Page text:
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TOKYO: The dollar held gains against major peers in holiday-thinned trading on Wednesday as caution about a fast-spreading coronavirus variant in the UK stoked demand for the safest assets.

The pound has fallen for three straight days as time runs out for London to reach a trade deal with Brussels before the UK completes its exit from the European Union at year-end.

The dollar index rose 0.1% to 90.561, extending its gain for the week to 0.7%. That still leaves it on track for a more than 6% decline this year.

Sterling rose 0.1% to $1.3384, seeking to end a three-day slide.

"People have some concerns about COVID and about Brexit, but it's not at the point where the positive sentiment has turned," said Shinichiro Kadota, senior currency strategist at Barclays Capital in Tokyo.

"Given how much the dollar has weakened, it's feasible to see a retracement higher as people go for the holidays, but in the very near term we expect the dollar to remain weak."

The market has been positioned for a pandemic recovery that lifts global growth, sapping demand for the dollar and other haven currencies.

US Congress passed an $892 billion COVID-19 aid package overnight, and vaccine rollouts are gaining momentum.

That development has since been clouded by President Donald Trump's threat not to approve the stimulus bill, saying it should be amended to increase the amount in the stimulus checks, though this has had little impact on markets so far.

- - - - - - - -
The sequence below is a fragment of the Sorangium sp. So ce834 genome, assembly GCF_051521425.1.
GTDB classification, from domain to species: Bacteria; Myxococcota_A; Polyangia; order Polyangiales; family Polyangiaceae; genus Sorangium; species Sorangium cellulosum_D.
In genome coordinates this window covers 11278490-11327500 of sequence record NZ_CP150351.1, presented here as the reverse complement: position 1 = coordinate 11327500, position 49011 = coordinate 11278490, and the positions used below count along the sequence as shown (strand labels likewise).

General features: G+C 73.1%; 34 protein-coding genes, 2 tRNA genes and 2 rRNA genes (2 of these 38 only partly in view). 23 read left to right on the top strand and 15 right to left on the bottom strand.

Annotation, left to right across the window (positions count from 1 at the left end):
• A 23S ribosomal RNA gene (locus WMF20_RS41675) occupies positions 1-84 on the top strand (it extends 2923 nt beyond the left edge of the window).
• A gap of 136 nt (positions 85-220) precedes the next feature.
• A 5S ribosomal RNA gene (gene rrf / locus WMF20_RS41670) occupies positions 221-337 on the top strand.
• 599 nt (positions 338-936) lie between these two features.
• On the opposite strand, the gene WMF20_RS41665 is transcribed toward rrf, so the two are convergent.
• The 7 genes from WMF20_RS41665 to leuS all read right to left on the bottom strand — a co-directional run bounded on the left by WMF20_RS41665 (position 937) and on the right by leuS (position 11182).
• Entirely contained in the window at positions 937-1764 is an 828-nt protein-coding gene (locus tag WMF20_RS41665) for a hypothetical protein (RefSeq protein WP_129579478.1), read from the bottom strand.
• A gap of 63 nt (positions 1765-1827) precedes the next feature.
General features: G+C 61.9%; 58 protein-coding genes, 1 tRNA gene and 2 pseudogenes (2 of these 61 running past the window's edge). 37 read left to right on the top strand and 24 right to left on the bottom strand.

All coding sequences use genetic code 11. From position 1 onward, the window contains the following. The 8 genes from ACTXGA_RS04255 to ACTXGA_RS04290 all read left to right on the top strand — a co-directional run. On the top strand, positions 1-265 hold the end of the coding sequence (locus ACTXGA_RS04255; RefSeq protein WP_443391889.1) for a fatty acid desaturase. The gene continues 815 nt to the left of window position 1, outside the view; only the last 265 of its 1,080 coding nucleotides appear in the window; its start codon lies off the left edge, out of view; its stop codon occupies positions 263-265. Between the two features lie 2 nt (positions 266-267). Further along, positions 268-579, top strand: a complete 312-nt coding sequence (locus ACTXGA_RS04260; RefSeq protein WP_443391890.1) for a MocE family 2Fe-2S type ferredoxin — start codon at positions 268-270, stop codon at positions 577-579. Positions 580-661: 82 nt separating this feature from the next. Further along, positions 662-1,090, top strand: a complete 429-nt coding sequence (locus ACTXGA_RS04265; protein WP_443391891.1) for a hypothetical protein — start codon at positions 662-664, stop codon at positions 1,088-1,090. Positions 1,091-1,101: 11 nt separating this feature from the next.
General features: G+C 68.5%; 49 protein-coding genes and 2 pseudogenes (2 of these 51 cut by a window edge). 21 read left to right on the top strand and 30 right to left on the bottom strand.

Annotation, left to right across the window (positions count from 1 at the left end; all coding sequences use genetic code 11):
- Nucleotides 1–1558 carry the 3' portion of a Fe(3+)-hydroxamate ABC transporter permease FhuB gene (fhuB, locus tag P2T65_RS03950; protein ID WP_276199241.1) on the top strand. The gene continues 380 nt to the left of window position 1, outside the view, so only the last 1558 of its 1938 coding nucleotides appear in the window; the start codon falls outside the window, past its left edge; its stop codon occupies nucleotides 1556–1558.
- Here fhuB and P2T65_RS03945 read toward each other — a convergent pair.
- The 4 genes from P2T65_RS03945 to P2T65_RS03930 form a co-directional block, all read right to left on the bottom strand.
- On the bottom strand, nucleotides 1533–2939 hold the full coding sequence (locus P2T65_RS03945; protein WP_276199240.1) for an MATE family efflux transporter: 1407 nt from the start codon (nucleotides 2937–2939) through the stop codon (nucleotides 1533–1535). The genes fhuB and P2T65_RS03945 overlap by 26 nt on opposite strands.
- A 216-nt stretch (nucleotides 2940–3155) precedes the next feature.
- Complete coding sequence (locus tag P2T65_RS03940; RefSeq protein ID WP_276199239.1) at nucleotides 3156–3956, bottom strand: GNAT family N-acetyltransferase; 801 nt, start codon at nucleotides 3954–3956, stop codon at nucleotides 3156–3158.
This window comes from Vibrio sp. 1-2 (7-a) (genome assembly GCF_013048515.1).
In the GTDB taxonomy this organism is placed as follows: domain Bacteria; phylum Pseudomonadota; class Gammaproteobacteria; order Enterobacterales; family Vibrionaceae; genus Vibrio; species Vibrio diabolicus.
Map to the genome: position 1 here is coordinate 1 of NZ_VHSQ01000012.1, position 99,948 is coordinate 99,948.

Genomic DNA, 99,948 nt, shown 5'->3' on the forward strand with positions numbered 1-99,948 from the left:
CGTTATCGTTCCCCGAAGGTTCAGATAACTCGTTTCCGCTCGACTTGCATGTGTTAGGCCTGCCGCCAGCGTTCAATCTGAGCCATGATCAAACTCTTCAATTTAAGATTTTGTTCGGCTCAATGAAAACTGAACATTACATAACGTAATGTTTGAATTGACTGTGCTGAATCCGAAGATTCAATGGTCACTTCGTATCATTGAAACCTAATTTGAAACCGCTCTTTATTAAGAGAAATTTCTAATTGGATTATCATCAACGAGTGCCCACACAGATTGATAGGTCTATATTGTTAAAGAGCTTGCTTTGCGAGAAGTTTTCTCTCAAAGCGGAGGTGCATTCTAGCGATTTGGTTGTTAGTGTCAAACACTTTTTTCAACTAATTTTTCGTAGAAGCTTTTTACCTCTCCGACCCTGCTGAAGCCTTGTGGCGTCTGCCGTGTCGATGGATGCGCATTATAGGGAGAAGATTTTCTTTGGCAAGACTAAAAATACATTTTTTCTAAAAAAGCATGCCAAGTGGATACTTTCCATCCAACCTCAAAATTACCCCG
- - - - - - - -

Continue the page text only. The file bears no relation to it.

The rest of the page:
"I don't know how much of this is posturing by Trump or if he's really demanding these changes," said Barclays' Kadota.

"The muted reaction so far suggest the foreign-exchange market expects the bill to pass in some form."

At the same time, the new coronavirus variant has introduced new risks to that rosy scenario, even as medical experts have sought to allay people's fears.

The euro held Tuesday's 0.7% decline to trade at $1.2166.

The dollar was little changed at 103.63 yen, another traditional haven.

With only days left before the UK leaves the EU's trade orbit, the pound has vacillated as it awaits signs of progress in negotiations.

A deal is possible Wednesday, an ITV reporter tweeted.

Earlier, the EU's chief negotiator said the bloc is making a "final push" for a trade deal, although there are still deep rifts over fishing rights. "The market is just waiting for the final result of Brexit talks, and in the meantime being swung by conflicting headlines," Barclays' Kadota said.

"Sterling will remain volatile."